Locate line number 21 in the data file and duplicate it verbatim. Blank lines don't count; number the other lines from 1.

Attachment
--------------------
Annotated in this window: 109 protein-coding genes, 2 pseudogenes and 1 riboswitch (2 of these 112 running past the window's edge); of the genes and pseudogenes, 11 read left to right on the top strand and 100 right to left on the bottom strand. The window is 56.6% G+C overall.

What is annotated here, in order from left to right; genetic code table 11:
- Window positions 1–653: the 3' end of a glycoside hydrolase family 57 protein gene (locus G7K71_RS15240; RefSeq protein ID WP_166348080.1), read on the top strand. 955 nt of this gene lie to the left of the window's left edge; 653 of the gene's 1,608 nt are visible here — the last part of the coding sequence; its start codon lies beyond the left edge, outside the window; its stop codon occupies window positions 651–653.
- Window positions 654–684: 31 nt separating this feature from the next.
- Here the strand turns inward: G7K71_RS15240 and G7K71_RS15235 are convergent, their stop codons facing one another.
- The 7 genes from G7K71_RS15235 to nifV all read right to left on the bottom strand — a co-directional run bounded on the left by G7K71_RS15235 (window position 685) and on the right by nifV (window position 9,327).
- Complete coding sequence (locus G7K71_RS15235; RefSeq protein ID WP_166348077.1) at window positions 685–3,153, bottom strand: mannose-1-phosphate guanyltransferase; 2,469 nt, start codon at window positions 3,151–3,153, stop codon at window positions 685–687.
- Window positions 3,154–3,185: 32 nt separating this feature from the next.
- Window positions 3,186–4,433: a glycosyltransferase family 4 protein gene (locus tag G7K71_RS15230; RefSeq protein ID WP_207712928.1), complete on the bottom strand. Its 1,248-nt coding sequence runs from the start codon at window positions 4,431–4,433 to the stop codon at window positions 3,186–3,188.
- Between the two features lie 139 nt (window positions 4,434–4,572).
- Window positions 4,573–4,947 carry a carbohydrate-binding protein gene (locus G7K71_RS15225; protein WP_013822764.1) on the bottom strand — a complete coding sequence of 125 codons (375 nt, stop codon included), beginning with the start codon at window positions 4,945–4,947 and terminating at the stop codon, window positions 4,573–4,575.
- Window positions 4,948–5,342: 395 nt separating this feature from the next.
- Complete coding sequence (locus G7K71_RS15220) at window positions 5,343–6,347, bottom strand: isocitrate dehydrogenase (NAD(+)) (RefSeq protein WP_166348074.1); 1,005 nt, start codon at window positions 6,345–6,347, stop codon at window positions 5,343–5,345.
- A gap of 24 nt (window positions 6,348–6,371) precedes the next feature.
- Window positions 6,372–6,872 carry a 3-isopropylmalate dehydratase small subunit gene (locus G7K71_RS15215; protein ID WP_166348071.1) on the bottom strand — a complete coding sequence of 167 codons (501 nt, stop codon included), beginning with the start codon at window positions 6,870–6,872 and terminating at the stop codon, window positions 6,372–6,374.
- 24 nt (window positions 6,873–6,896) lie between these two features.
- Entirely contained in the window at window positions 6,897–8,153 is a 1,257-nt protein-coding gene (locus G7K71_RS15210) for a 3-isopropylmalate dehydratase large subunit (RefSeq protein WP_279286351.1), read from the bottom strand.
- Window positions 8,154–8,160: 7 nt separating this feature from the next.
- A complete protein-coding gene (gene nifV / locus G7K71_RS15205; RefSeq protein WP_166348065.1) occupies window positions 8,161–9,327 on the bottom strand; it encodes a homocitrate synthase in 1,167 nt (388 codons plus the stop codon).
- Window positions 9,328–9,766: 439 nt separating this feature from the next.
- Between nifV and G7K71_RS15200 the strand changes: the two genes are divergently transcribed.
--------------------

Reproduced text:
- Between nifV and G7K71_RS15200 the strand changes: the two genes are divergently transcribed.